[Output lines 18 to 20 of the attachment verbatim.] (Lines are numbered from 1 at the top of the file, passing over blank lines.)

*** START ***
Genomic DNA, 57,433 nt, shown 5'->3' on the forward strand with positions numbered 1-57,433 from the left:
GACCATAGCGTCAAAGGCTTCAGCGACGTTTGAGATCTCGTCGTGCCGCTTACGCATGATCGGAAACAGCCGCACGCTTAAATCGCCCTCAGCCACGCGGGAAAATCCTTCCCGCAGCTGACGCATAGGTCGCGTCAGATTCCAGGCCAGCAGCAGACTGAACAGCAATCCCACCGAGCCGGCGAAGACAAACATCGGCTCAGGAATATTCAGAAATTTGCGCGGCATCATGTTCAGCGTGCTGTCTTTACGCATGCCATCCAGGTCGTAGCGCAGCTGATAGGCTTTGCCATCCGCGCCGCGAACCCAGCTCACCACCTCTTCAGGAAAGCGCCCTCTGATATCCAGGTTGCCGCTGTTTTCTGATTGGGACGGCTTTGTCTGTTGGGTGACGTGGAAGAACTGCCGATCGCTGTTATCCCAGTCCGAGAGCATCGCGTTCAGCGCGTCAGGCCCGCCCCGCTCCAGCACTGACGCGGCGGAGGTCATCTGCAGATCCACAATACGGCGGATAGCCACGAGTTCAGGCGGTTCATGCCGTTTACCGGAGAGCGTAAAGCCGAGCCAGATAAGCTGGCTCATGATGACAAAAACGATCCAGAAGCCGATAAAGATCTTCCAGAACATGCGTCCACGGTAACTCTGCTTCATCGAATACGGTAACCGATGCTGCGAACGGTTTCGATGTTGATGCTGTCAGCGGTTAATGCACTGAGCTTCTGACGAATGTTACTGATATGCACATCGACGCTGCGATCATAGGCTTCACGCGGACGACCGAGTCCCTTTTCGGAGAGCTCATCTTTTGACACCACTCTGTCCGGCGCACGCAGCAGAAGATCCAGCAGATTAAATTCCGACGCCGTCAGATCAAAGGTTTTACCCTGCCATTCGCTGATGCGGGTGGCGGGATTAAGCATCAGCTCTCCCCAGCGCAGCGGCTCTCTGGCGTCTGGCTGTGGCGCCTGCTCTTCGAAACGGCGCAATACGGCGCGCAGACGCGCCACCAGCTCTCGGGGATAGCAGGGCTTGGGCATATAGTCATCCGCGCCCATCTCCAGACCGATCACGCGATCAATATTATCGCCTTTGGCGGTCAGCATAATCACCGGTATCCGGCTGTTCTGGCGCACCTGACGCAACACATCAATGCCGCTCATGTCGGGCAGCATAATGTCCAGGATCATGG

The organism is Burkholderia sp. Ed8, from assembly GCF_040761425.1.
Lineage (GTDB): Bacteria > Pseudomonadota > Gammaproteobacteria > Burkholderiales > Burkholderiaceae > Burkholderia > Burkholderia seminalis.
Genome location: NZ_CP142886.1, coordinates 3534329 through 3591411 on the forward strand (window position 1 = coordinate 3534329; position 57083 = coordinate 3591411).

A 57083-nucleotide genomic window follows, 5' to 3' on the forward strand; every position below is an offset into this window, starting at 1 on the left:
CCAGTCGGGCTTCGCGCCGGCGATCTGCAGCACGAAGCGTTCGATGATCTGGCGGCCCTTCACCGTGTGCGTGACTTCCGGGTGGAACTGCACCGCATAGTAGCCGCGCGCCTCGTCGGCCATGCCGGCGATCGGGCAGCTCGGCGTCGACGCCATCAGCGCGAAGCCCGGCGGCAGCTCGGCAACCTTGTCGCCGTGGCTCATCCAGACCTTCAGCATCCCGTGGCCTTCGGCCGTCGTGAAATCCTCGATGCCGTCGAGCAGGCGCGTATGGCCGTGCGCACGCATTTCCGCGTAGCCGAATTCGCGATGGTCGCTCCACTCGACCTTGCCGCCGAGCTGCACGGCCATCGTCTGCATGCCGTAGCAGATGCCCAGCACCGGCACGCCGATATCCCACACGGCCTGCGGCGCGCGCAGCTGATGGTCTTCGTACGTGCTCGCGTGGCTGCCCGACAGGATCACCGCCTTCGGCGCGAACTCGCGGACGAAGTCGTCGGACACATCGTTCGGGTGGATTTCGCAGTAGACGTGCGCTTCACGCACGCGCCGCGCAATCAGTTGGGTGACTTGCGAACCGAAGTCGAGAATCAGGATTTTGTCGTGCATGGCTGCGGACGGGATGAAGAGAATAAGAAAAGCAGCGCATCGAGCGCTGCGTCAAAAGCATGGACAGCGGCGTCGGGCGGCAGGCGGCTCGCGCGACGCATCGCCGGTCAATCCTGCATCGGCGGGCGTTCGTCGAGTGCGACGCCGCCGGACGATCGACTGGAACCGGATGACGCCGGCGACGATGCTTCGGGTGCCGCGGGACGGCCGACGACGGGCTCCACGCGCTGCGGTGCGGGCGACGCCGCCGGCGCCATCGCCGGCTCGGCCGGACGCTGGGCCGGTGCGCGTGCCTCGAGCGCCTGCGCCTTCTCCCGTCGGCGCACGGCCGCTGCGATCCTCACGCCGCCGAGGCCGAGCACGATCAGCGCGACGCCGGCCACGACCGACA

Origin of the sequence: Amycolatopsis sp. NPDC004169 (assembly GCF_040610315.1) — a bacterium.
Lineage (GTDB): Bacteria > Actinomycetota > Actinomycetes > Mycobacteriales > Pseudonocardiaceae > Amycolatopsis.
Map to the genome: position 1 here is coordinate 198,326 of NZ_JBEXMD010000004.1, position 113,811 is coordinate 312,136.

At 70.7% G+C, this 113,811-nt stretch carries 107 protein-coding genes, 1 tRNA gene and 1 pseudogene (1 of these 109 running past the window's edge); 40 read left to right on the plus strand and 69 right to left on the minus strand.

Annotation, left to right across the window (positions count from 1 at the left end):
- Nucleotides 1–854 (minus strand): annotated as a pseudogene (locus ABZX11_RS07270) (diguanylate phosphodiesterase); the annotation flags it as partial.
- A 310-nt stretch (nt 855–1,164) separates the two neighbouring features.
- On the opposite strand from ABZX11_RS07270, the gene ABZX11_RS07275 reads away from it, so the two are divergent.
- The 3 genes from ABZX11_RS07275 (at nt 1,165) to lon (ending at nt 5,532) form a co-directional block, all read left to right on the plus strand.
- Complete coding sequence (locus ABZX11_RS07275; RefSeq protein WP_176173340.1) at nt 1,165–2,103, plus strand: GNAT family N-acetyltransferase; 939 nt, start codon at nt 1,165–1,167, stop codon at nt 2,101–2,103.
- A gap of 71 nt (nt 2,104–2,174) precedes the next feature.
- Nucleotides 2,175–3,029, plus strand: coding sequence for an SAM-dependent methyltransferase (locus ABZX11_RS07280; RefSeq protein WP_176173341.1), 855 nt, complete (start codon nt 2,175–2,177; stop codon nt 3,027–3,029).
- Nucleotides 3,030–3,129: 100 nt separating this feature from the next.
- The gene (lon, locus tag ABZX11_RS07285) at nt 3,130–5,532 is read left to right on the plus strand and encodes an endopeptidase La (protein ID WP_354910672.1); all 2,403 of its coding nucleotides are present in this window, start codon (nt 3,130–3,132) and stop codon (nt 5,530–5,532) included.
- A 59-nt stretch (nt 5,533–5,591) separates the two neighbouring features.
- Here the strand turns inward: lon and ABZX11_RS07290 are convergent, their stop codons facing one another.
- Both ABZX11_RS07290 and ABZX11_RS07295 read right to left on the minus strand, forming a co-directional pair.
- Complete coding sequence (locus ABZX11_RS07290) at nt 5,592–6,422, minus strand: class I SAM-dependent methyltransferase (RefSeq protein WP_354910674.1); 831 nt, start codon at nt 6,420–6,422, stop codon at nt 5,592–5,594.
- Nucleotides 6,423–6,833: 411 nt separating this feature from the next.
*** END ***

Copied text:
- A gap of 71 nt (nt 2,104–2,174) precedes the next feature.
- Nucleotides 2,175–3,029, plus strand: coding sequence for an SAM-dependent methyltransferase (locus ABZX11_RS07280; RefSeq protein WP_176173341.1), 855 nt, complete (start codon nt 2,175–2,177; stop codon nt 3,027–3,029).
- Nucleotides 3,030–3,129: 100 nt separating this feature from the next.